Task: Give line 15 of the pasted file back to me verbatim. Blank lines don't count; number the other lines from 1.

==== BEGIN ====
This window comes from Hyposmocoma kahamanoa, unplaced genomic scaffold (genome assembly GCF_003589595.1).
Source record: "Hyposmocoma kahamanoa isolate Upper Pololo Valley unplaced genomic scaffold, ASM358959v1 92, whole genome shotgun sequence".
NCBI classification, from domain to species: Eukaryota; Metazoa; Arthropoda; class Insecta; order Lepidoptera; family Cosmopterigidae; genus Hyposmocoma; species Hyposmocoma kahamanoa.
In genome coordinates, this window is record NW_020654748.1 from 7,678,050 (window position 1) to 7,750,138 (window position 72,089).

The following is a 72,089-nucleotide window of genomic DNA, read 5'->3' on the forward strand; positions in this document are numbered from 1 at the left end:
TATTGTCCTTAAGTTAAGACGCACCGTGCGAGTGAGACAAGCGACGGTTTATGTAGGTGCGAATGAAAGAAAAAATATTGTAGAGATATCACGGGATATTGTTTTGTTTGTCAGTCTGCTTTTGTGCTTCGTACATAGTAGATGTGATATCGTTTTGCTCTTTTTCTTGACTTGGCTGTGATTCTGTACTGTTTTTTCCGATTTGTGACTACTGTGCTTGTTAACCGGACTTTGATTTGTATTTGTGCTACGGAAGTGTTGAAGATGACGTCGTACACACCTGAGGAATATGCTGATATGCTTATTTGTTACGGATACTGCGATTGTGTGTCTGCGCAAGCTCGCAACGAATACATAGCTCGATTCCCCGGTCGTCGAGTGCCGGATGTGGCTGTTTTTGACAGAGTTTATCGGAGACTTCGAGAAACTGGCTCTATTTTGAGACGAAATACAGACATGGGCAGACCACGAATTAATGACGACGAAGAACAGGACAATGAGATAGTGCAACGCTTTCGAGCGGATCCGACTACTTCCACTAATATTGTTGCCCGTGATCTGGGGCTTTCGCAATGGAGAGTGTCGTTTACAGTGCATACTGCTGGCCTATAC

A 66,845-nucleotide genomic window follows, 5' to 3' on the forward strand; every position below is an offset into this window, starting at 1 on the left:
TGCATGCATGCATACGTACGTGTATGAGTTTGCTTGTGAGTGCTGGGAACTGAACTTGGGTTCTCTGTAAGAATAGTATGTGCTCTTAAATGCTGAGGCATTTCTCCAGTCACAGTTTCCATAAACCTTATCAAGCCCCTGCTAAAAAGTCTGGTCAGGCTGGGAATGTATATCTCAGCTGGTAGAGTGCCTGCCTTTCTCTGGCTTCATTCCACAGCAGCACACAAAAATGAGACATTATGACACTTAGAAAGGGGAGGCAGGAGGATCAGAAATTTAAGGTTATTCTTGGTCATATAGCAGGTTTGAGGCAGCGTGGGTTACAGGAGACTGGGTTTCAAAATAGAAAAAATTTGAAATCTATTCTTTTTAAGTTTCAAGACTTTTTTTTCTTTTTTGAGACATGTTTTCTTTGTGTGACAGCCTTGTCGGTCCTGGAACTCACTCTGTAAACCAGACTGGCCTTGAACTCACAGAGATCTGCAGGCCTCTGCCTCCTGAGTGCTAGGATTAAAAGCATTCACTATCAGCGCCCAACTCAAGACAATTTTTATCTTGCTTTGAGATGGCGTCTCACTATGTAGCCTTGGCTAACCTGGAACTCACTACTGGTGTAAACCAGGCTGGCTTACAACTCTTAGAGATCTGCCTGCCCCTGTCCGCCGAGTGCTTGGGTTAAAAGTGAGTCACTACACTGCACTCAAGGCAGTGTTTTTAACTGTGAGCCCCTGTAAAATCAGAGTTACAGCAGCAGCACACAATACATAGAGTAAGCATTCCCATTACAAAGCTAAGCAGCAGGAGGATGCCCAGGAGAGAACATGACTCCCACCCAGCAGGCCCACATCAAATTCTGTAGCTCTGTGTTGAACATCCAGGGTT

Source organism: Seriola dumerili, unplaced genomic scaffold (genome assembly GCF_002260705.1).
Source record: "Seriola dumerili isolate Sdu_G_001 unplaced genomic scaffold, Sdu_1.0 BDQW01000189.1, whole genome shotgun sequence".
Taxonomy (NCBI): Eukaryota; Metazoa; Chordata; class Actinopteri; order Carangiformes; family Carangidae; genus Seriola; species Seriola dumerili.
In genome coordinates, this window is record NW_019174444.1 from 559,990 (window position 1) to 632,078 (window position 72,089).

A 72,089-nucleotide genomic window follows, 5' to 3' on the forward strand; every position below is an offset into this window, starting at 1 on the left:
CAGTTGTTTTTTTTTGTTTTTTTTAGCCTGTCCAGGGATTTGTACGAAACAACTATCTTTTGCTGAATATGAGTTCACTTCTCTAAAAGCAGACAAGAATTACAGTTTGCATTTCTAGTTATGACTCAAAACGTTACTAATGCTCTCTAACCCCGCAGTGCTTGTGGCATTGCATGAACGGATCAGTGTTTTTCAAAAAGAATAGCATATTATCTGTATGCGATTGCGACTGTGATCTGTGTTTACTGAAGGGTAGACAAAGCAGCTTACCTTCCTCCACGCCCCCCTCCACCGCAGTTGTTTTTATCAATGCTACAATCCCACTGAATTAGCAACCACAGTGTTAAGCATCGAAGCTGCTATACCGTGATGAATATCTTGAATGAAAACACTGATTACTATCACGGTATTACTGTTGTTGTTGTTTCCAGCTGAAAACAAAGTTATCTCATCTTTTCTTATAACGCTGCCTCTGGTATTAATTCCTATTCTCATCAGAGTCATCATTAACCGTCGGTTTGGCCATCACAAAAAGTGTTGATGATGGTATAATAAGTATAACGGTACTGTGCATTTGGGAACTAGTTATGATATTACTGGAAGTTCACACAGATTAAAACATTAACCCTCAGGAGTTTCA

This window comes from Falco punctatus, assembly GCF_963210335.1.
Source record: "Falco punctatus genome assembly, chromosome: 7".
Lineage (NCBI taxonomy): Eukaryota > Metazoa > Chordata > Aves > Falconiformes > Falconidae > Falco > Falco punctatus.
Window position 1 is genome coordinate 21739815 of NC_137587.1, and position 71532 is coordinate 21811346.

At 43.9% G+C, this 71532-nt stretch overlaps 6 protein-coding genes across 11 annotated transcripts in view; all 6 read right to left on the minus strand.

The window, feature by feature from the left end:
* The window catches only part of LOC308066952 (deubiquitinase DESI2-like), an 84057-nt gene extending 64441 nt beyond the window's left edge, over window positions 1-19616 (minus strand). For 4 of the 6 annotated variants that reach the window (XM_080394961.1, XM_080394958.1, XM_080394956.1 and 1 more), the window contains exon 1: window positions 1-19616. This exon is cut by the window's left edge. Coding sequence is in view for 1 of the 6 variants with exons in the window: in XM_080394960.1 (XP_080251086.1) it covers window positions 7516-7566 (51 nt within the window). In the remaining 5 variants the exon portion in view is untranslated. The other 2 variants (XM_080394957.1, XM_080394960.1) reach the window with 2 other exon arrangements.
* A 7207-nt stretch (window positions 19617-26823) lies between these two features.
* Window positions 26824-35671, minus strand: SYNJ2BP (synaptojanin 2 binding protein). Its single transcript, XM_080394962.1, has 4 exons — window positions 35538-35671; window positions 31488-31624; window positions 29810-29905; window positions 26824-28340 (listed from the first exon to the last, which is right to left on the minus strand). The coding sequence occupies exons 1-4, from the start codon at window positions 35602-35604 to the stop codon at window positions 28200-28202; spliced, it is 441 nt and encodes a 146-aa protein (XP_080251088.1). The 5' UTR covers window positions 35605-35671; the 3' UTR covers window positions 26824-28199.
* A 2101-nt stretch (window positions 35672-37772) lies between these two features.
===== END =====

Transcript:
This window comes from Falco punctatus, assembly GCF_963210335.1.